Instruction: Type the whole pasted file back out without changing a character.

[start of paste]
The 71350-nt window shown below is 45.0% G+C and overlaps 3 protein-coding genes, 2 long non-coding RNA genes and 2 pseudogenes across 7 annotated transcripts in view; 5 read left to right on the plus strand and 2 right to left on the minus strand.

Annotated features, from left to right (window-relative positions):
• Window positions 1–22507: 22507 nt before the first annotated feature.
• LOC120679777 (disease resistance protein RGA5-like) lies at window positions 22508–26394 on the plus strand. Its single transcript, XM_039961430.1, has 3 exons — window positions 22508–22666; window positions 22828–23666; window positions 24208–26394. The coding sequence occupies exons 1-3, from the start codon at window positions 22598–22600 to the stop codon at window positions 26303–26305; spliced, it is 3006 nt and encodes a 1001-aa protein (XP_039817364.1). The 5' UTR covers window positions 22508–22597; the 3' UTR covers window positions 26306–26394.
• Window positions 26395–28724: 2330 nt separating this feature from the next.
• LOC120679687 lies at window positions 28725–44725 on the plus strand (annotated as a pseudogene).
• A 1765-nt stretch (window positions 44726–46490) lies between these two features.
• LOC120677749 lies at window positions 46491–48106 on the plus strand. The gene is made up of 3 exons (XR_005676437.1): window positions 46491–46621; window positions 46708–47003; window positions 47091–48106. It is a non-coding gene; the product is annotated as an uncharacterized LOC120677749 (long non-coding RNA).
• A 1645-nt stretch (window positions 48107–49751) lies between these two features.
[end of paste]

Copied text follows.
The 71350-nt window shown below is 45.0% G+C and overlaps 3 protein-coding genes, 2 long non-coding RNA genes and 2 pseudogenes across 7 annotated transcripts in view; 5 read left to right on the plus strand and 2 right to left on the minus strand.

Annotated features, from left to right (window-relative positions):
• Window positions 1–22507: 22507 nt before the first annotated feature.
• LOC120679777 (disease resistance protein RGA5-like) lies at window positions 22508–26394 on the plus strand. Its single transcript, XM_039961430.1, has 3 exons — window positions 22508–22666; window positions 22828–23666; window positions 24208–26394. The coding sequence occupies exons 1-3, from the start codon at window positions 22598–22600 to the stop codon at window positions 26303–26305; spliced, it is 3006 nt and encodes a 1001-aa protein (XP_039817364.1). The 5' UTR covers window positions 22508–22597; the 3' UTR covers window positions 26306–26394.
• Window positions 26395–28724: 2330 nt separating this feature from the next.
• LOC120679687 lies at window positions 28725–44725 on the plus strand (annotated as a pseudogene).
• A 1765-nt stretch (window positions 44726–46490) lies between these two features.
• LOC120677749 lies at window positions 46491–48106 on the plus strand. The gene is made up of 3 exons (XR_005676437.1): window positions 46491–46621; window positions 46708–47003; window positions 47091–48106. It is a non-coding gene; the product is annotated as an uncharacterized LOC120677749 (long non-coding RNA).
• A 1645-nt stretch (window positions 48107–49751) lies between these two features.